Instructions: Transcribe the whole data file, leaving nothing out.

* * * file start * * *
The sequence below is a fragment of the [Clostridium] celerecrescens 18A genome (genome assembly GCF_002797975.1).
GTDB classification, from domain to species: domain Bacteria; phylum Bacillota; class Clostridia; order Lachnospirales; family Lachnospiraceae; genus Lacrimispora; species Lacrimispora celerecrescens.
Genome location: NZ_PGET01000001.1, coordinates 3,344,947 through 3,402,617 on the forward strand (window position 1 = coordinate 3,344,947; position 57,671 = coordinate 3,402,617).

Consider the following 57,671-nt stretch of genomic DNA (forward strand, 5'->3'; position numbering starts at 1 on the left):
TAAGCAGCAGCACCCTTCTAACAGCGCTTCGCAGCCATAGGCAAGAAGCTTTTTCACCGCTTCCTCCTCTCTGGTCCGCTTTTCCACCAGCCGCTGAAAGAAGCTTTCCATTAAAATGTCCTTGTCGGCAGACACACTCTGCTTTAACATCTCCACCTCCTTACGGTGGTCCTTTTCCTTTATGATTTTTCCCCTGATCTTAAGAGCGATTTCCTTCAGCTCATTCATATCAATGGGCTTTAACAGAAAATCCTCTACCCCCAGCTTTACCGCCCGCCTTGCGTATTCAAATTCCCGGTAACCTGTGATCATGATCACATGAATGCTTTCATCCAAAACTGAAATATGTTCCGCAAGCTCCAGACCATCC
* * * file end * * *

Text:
The sequence below is a fragment of the [Clostridium] celerecrescens 18A genome (genome assembly GCF_002797975.1).
GTDB classification, from domain to species: domain Bacteria; phylum Bacillota; class Clostridia; order Lachnospirales; family Lachnospiraceae; genus Lacrimispora; species Lacrimispora celerecrescens.
Genome location: NZ_PGET01000001.1, coordinates 3,344,947 through 3,402,617 on the forward strand (window position 1 = coordinate 3,344,947; position 57,671 = coordinate 3,402,617).

Consider the following 57,671-nt stretch of genomic DNA (forward strand, 5'->3'; position numbering starts at 1 on the left):
TAAGCAGCAGCACCCTTCTAACAGCGCTTCGCAGCCATAGGCAAGAAGCTTTTTCACCGCTTCCTCCTCTCTGGTCCGCTTTTCCACCAGCCGCTGAAAGAAGCTTTCCATTAAAATGTCCTTGTCGGCAGACACACTCTGCTTTAACATCTCCACCTCCTTACGGTGGTCCTTTTCCTTTATGATTTTTCCCCTGATCTTAAGAGCGATTTCCTTCAGCTCATTCATATCAATGGGCTTTAACAGAAAATCCTCTACCCCCAGCTTTACCGCCCGCCTTGCGTATTCAAATTCCCGGTAACCTGTGATCATGATCACATGAATGCTTTCATCCAAAACTGAAATATGTTCCGCAAGCTCCAGACCATCC